Microsoft Talks About Trust and Security in Their Cloud Services

Microsoft Talks About Trust and Security in Their Cloud Services

Most of you keep up with the constant flow of news relating to data, privacy and security.

The decision to move to cloud based services is a big one for any organization. Reliability is crucial but, as Microsoft states today, "Managing the volume, variety, and disparate sources of data generated through mobile devices and other activities is a global challenge for enterprise."

You would expect that a discussion about the privacy and control of The Trusted Cloud would originate from within Microsoft's OneDrive team but today's blog post is coming from the Cyber Trust team.

They begin by referencing a December 2015 Intralinks survey that discovered only about half of the companies use any type of policy or control to dictate access to customer and enterprise data.

With 78% of those surveyed planning to use cloud and Software as a Service software programs for storing sensitive and regulated data that leaves a lot of work to be done.

According to Microsoft privacy and access have to be approached together:

"Data privacy and access control must be taken together because it’s impossible to meaningfully achieve the one without robustly addressing the other. An organization may set up its cloud with the world’s best security to keep data private, but then fail to use access control policies effectively to prevent data leaks or unauthorized access. From both a technological and a privacy perspective, CIOs and IT leaders must pay attention to how, when, where, and by whom their company’s petabytes may be legitimately accessed. Moreover, they need to manage access control to ensure compliance from legal, risk management, and regulatory standpoints."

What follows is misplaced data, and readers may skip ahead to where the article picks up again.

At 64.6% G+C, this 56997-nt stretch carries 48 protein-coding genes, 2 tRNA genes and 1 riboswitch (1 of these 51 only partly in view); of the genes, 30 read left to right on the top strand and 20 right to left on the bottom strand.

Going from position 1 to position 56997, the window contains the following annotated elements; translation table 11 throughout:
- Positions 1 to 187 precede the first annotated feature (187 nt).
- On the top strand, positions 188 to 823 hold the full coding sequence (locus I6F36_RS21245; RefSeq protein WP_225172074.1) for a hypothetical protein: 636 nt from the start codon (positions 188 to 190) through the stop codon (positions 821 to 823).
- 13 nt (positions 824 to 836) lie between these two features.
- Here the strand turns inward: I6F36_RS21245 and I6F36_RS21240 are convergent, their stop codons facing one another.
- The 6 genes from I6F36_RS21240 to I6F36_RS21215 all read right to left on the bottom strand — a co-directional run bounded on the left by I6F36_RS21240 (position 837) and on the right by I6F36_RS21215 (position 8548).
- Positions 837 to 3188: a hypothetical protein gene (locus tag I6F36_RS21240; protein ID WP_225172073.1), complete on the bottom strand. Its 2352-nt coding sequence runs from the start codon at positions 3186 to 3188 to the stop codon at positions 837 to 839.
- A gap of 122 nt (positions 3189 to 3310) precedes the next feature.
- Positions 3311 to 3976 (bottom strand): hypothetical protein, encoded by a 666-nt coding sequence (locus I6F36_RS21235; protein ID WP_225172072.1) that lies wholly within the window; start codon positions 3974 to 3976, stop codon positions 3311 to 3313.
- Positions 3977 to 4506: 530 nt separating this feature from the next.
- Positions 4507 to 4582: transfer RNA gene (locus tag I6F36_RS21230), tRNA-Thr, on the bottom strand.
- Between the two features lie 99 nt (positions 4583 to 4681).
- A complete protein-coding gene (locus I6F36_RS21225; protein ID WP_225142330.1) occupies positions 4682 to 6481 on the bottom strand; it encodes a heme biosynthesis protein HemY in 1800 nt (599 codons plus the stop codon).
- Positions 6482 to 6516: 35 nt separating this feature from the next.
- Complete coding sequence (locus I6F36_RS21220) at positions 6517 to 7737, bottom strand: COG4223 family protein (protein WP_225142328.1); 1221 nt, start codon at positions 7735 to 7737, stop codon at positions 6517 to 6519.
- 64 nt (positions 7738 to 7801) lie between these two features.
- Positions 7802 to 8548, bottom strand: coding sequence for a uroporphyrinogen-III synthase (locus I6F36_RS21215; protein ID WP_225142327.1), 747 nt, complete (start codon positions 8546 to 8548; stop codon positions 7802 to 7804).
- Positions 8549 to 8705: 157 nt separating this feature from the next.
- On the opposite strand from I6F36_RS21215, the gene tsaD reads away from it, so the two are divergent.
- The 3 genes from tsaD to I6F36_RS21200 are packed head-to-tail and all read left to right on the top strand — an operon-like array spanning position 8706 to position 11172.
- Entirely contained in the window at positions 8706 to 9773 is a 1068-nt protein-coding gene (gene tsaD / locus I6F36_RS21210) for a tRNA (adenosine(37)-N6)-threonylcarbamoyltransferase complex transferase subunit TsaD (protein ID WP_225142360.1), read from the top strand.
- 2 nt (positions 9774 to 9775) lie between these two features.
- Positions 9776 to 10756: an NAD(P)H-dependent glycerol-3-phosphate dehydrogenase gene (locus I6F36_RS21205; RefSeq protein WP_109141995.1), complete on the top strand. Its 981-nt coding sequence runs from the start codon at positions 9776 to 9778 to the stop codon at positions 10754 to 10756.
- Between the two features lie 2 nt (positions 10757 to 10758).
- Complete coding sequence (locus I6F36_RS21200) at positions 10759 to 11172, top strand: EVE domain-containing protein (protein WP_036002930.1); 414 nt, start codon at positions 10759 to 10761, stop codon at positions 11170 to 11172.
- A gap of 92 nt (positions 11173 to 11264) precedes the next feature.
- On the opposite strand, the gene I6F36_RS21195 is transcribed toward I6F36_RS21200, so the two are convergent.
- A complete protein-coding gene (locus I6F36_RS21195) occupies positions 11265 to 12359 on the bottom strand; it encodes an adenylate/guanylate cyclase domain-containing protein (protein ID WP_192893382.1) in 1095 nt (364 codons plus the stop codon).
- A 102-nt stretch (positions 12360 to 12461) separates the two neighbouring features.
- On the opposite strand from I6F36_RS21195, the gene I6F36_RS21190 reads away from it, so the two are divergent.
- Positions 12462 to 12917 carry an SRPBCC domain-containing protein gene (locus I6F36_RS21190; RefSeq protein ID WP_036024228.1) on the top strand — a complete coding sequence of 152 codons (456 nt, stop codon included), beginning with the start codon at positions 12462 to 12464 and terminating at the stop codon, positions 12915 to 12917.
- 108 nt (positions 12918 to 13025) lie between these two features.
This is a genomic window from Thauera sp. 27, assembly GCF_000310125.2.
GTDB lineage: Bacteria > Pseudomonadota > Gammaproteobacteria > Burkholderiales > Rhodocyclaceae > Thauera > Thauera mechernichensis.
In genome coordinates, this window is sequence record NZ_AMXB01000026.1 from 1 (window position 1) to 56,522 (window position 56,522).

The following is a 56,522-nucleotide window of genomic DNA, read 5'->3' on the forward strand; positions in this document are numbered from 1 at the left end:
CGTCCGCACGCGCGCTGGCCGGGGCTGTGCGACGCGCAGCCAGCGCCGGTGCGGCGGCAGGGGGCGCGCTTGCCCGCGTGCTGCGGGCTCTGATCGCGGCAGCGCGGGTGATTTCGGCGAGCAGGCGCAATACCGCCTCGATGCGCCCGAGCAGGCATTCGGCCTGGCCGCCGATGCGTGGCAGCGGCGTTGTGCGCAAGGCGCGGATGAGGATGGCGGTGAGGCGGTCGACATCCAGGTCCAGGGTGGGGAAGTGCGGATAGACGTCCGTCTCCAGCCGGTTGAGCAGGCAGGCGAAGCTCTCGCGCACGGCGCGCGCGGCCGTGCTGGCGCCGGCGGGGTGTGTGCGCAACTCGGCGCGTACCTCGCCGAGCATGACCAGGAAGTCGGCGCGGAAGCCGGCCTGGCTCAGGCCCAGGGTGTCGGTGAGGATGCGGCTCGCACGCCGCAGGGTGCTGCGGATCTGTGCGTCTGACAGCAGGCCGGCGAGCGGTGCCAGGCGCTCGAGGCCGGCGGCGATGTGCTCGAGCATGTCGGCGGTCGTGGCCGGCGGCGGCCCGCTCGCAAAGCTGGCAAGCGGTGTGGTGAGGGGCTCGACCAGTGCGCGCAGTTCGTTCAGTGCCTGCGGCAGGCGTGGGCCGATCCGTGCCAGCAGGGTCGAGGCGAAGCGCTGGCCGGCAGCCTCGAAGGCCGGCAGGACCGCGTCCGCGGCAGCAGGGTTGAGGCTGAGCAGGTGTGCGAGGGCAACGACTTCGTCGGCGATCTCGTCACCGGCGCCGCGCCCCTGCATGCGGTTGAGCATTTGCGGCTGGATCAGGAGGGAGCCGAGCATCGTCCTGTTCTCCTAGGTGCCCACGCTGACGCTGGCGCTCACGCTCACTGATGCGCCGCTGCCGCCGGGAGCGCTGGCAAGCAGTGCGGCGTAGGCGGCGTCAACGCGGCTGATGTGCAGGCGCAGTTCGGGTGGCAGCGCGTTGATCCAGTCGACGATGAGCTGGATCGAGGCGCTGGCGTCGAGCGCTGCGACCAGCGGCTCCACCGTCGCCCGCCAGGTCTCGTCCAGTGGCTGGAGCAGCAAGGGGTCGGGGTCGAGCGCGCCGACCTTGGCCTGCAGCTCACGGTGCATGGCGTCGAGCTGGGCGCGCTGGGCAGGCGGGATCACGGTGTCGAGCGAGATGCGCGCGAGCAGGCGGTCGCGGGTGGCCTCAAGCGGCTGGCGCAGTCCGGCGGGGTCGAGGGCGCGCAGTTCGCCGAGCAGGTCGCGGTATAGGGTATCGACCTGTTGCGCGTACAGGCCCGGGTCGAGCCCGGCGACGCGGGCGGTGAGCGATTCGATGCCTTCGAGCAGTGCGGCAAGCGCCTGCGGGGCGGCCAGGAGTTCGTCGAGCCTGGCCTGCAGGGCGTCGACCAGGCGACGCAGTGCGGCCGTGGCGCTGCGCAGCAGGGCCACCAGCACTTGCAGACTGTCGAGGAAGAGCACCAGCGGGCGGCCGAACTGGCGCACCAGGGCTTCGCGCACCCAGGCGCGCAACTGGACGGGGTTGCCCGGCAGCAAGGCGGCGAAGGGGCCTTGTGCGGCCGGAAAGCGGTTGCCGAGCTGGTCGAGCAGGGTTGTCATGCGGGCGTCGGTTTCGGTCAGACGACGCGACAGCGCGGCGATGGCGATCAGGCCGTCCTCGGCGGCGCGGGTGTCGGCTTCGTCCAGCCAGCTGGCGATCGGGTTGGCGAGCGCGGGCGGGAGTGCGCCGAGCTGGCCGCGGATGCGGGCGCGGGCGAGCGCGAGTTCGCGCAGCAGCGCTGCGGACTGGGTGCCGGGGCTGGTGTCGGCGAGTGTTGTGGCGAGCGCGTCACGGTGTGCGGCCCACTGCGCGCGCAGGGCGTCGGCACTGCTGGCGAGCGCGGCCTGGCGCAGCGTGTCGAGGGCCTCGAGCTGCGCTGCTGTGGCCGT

Microsoft views privacy and control in their Trusted Cloud under the following points:

You own your data, not us. When you use a Microsoft cloud service, you keep the ability to take your data with you when you terminate an agreement. When a subscription expires or you terminate your contract, Microsoft follows a 90-day retention policy and strict standards for overwriting storage before reuse.

Your data is not used for marketing. Our enterprise business model is not based on exploiting customer data. We do not use your data for purposes such as advertising that are unrelated to providing the cloud service.

We don’t use standing access.   We’ve engineered our cloud services so that the majority of operations are fully automated. Only a small set of activities require human involvement; access to your data by Microsoft personnel is granted only when necessary for support or operations, then revoked when no longer needed.

You can choose your datacenter location. Depending on which Microsoft cloud services you have, you may have flexibility in choosing where your data physically resides. Your data may be replicated for redundancy within the geographic area, but not transmitted outside it.

We protect data from government surveillance. Over several years, we’ve expanded encryption across all our services and reinforced legal protections for customer data. And we’ve enhanced transparency so that you can be assured that Microsoft does not build “back doors” into our products and services, nor do we provide any government with direct or unfettered access to customer data.

Law enforcement requests must go through you. Microsoft will not disclose your data to a third party except as you direct or as required by law. We’ll attempt to redirect third parties to request customer data directly from the data owner.

If you want to learn more about Microsoft's Trusted Cloud princicples, hear from company leaders such as the CEO Satya Nadella and President Brad Smith just visit the Microsoft Trusted Cloud portal for white papers, videos, webinars and several related company blogs.

But, wait...there's probably more so be sure to follow me on Twitter and Google+.

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